On April 5th, 2021, the National Coordinator for Health Information Technology (ONC) finalized the Cures Act’s information blocking provisions. These new rules focus on data exchange and patient information blocking. The Department of Health and Human Services (HHS) states:
“Putting patients in charge of their health records is a key piece of patient control in health care, and patient control is at the center of HHS’ work toward a value-based health care system.”
Patients have long struggled to gain access to their medical records both in hospitals and outpatient facilities. This has been complicated by the proprietary nature of the Electronic Health Record (EHR) and the lack of interoperable standards for data sharing. The new data exchange and interoperability rules will have a profound effect on an individual’s ability to manage their health information. Application Programming Interfaces (APIs) and apps will provide patients with greater control over health data, images, and clinical documentation housed in the EHR.
What This Means for Patients
Patients will have greater access to their medical records at any point in their healthcare journey, regardless of the proprietary nature of the software system. For example, if a patient is discharged from the Emergency Department (ED) a notification must be transmitted to the patient’s primary care provider (PCP), established practice group, or covered entity (ACO), and a copy of the visit made available for care coordination. The Centers for Medicare & Medicaid Services (CMS) encourages hospitals to include the patient’s chief complaint, a medication profile, discharge instructions, and a diagnosis. The rules state that providers must:
- Provide patients with access to their medical record
- Limit information blocking by sharing patient data with insurance companies, employers, and consumer-facing apps
- Release lab, radiology, and/or pathology results
- Update information in federal databases and provider directories
What This Means for Providers
The rules require that vendors open up access to the information via an API. Providers will have to re-assess and revise longstanding information sharing practices.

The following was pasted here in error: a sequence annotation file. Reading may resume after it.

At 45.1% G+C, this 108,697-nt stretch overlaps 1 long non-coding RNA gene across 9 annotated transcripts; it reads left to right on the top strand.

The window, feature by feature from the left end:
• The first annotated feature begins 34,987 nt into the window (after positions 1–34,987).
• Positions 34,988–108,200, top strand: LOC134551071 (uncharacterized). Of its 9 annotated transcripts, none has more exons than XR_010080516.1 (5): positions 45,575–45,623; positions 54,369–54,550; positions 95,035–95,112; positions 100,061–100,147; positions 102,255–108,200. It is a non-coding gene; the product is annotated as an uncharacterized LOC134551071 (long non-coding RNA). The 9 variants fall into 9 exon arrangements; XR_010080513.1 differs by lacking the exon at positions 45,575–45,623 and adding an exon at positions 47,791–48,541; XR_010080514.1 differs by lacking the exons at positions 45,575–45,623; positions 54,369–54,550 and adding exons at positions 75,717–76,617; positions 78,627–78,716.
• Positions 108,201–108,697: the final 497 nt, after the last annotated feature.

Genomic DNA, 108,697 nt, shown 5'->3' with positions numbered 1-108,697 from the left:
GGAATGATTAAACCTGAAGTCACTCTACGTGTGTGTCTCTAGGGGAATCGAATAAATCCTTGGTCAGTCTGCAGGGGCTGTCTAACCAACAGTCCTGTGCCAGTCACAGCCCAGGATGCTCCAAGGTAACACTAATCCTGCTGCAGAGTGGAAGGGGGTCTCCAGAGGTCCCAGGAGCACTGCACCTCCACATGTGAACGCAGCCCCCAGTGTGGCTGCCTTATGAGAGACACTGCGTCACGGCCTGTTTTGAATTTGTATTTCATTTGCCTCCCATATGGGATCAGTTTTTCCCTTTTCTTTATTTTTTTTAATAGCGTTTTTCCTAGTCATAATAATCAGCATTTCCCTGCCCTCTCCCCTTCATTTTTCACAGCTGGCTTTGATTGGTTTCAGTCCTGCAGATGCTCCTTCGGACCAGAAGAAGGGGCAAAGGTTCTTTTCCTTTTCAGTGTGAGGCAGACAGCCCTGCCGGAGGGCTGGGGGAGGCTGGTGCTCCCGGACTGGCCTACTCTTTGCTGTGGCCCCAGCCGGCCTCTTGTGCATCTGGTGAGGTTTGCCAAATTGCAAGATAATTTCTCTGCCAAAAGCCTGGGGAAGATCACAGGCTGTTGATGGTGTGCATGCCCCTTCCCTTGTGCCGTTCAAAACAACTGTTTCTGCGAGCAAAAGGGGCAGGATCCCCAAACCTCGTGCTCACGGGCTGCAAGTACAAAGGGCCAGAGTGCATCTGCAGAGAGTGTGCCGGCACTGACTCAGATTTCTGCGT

From a technology standpoint, providers will need to:
- Enable patient-facing technologies (patient portals, kiosks, and apps)
- Measure and report performance improvement efforts
- Maintain up-to-date information in provider directories
- Support greater transparency efforts in clinical data sharing
How Automation is Streamlining These Efforts
The use of Robotic Process Automation (RPA) raises opportunities for health informatics and information management. By streamlining some of the requirements for the providers regarding unstructured data, automation can make it easier to find unsigned provider notes, see if there’s a diagnosis code, and notify the provider, portal, or patient of any changes or updates to the healthcare information record.
Automation can speed data sharing requests and improve the interoperability effort between disparate systems, by combing through volumes of data, automating the collection, and reporting and ensuring that privacy protocols are in place when capturing and/or sharing health information.
Why Boston Software Systems?
At Boston Software Systems, we’re excited to see these new patient-centric standards, but we understand the stress this places on vendors and providers during an already challenging year. BSS has been working across the continuum of healthcare, providers, vendors, payors, and patients for decades to make data sharing across disparate platforms easier for all. We continue to support a sustainable operating model, one that reduces the challenges associated with interoperability and access, and reflects the needs of end users.
We’re happy to discuss how these rules and regulations can be streamlined for efficiency in your business model. Give us a call. With most solutions live in <30 days, we can help you achieve your goals faster and with less disruption.